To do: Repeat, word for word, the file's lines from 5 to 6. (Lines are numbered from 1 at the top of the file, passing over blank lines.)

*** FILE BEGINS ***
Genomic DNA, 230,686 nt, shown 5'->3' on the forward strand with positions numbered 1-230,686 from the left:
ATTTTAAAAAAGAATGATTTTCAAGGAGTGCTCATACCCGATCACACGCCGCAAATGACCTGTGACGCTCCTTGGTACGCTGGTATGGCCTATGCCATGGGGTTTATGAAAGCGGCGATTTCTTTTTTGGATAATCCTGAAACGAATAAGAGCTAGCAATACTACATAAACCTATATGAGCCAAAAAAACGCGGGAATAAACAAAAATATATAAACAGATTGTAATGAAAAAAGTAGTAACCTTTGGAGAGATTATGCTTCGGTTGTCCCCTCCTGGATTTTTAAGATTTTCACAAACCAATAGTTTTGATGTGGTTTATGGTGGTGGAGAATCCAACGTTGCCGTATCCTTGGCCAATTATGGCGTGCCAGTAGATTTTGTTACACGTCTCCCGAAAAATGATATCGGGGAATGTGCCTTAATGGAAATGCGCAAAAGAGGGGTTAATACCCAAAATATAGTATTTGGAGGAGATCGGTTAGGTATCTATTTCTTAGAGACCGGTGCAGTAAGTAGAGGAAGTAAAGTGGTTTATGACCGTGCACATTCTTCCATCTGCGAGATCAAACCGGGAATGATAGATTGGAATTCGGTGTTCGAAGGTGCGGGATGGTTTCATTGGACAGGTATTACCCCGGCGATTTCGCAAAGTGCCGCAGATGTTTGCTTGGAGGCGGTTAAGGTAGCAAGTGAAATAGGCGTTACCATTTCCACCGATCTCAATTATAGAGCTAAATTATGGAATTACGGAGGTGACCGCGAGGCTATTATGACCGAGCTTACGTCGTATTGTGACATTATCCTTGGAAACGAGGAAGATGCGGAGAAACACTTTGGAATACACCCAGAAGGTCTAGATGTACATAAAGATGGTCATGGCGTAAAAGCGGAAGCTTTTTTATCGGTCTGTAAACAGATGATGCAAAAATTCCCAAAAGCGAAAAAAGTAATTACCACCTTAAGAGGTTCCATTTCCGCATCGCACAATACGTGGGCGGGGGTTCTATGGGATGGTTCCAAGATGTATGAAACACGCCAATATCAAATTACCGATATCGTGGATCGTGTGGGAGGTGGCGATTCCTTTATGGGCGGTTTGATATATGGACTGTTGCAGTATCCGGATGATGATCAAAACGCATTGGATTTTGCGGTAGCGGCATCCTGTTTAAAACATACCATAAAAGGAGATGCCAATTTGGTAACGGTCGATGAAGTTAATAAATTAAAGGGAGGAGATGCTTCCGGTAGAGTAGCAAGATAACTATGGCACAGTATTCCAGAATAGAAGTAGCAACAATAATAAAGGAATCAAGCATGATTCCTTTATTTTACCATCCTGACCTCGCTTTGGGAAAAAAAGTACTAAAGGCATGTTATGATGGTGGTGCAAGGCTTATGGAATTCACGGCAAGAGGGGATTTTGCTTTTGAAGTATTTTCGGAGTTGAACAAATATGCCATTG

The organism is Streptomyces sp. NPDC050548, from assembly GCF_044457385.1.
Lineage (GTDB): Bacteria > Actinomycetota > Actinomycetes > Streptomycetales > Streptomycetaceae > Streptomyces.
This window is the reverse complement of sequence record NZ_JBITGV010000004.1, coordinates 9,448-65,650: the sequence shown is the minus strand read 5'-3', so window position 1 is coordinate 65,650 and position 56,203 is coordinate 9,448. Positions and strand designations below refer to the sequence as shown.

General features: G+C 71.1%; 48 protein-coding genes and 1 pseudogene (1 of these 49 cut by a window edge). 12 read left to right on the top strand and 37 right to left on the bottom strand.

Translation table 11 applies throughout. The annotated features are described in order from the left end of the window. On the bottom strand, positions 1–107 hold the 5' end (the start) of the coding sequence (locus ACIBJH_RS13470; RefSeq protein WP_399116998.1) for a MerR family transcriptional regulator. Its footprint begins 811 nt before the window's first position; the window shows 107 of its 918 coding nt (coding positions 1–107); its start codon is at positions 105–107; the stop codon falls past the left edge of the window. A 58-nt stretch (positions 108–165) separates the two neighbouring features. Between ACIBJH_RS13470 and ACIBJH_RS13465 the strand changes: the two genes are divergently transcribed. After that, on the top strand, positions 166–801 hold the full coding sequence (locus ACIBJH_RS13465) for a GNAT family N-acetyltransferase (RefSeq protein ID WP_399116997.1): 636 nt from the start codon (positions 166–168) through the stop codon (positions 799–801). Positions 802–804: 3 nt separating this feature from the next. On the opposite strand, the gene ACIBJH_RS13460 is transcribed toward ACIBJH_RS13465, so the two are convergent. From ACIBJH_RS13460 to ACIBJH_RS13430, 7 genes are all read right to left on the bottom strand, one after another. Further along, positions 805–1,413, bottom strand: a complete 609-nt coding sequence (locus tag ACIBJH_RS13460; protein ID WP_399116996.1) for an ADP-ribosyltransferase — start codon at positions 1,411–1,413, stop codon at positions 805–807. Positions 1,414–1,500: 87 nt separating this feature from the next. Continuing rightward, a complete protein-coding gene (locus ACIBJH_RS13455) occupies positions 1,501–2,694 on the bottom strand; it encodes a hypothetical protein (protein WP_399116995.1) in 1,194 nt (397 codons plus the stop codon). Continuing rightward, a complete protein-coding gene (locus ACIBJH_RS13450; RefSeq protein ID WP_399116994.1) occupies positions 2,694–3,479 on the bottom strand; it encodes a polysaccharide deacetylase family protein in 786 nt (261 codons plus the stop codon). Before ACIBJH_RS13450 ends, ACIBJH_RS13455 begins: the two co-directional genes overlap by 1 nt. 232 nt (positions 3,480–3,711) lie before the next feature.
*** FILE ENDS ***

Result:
This window is the reverse complement of sequence record NZ_JBITGV010000004.1, coordinates 9,448-65,650: the sequence shown is the minus strand read 5'-3', so window position 1 is coordinate 65,650 and position 56,203 is coordinate 9,448. Positions and strand designations below refer to the sequence as shown.

General features: G+C 71.1%; 48 protein-coding genes and 1 pseudogene (1 of these 49 cut by a window edge). 12 read left to right on the top strand and 37 right to left on the bottom strand.